Transplant Physiology of Sep 16 2009 by Dr. A. Gangji

January 30, 2018 | Author: Anonymous | Category: Science, Health Science, Immunology
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Renal Transplantation Azim Gangji MD FRCPC FACP McMaster University

Objectives • • • •

Overview of Immunology Cross match test Immunosuppressive Medications Rejection – Antibody Mediated Rejection – Acute Cellular Rejection

• Causes of Allograft Failure • Surgical Complications • Longterm Medical Complications

What is MHC and What is its Role • Human Leukocyte Antigen (HLA) system is synonymous with the human Major Histocompatibility Complex (MHC) • In humans, it’s called HLA due to expression of gene products on surface of WBC • These terms describe a group of genes on chromosome 6 that encode a variety of cell surface markers, antigen presenting molecules and other proteins involved in immune function • Inheritance ~ a haplotype from each parent

What is MHC and What is its Role • HLA region is subdivided into 3 regions: – Class I • encodes “classical antigens” HLA A, B, C • Expressed on all nucleated cells • Class I alpha genes are coded by the MHC whereas the B microglobulin gene is coded on chromosome 15 (non MHC)

– Class II • Encodes HLA- DR, DQ, DP • Has both alpha and beta genes both of which are coded by MHC genes • DR genes all share the same alpha chain but vary in the beta chain whereas DQ and DP can have polymorphic alpha and beta chains • In addition, the number of DR genes can vary among individuals. For example, 2 DR molecules are expressed on a single haplotype: both dimers use the same alpha chain but one uses a beta chain encoded by DRB1 and the other uses a beta chain encoded by a second DR locus called DRB3, DRB4, DRB5, etc. Alleles at this locus are usually expressed at much lower levels on the cell surface.

– Class III • Contains genes for complement, TNF, Heat shock protein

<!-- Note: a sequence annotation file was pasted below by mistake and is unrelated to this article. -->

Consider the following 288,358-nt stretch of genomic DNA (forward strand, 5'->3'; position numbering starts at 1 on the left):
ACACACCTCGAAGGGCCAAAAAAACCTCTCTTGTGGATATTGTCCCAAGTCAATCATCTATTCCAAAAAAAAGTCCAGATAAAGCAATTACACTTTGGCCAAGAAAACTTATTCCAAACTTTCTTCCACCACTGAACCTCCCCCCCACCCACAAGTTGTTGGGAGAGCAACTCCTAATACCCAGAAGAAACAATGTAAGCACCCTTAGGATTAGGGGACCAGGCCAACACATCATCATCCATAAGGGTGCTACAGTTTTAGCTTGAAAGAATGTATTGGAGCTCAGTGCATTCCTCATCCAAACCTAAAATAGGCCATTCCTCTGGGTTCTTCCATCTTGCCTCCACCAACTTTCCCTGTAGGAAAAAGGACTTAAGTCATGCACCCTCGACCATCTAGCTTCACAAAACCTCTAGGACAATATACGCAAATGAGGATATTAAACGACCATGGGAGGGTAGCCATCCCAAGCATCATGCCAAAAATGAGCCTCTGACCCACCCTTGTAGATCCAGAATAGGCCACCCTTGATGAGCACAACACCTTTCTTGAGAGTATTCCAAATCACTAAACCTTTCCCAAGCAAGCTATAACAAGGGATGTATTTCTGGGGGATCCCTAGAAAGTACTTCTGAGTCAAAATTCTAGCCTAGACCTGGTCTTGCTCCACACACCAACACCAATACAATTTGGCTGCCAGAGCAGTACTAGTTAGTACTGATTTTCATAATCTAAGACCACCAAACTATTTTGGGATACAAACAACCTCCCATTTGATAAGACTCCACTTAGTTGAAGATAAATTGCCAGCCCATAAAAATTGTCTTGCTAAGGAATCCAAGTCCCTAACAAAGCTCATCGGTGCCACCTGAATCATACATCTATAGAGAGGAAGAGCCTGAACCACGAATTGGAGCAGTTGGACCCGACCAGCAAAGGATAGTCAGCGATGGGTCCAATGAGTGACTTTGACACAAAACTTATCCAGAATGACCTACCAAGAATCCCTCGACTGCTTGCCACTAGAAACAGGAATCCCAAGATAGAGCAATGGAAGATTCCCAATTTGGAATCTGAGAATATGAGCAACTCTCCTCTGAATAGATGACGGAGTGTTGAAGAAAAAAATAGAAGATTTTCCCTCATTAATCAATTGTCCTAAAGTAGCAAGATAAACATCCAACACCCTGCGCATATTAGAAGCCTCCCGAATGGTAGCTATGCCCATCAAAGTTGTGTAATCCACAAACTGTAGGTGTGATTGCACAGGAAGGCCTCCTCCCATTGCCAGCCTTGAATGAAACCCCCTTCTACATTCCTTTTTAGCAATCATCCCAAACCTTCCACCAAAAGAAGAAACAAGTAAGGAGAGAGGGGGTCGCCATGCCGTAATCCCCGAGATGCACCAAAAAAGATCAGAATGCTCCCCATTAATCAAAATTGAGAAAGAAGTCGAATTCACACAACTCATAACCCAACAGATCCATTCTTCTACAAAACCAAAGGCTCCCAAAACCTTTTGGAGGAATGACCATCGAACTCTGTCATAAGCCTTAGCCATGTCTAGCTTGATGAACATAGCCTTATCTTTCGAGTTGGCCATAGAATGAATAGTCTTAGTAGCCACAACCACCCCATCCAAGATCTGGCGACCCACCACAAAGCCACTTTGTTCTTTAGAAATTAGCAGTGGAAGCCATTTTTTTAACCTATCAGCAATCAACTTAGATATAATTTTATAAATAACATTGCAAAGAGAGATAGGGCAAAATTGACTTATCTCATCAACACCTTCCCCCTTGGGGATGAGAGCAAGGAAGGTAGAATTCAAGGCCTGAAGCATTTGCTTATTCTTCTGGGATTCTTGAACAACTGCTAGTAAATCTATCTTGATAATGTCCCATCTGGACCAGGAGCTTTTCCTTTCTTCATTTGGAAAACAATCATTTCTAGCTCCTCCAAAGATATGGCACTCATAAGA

MHC Molecules

3D structure of MHC Class II Molecule

Schematic of MHC • The structure of class I MHC and • class II MHC molecules. The schematic diagrams and models of the crystal structures of class I MHC and class II MHC molecules • Both types of MHC molecules contain peptide-binding clefts and invariant portions that bind CD8 (the 3 domain of class I) or CD4 (the 4 domain of class II).

Comparison of MHC Class I vs II Comparison of MHC class I and class II molecules

Class I MHC

Class II MHC


MHC encoded chain, beta-2 microglobulin

MHC encoded chain, MHC encoded beta-chain

Antigen binding groove*



Peptide length

9 to 10 amino acids

12 to 28 amino acids

Source of antigen




All nucleated cells

B cells, macrophages, dendritic cells

Antigen presented to:

CD8+ T cells

CD4+ T cells

Direct and Indirect Allorecognition

The Processing of Antigens and Presentation to T Cells

T Cell Recognition of Alloantigen: Indirect Pathways •

Intact donor MHC molecules are also known to be continuously shed into the circulation where they may then be endocytosed by the recipient's antigen-presenting cells. Within the acidic endosomal compartment, the MHC proteins are fragmented into their constituent peptides. They are then transferred into the endoplasmic reticulum, loaded into the antigen binding cleft of MHC class II of the recipient and finally expressed on the cell surface of recipients APCs. This mechanism has been referred to as the "indirect allorecognition.“ However, this is of course the normal route by which T cells normally encounter antigen ie in context of self MHC.

T Cell Recognition of Alloantigen: Direct Pathways •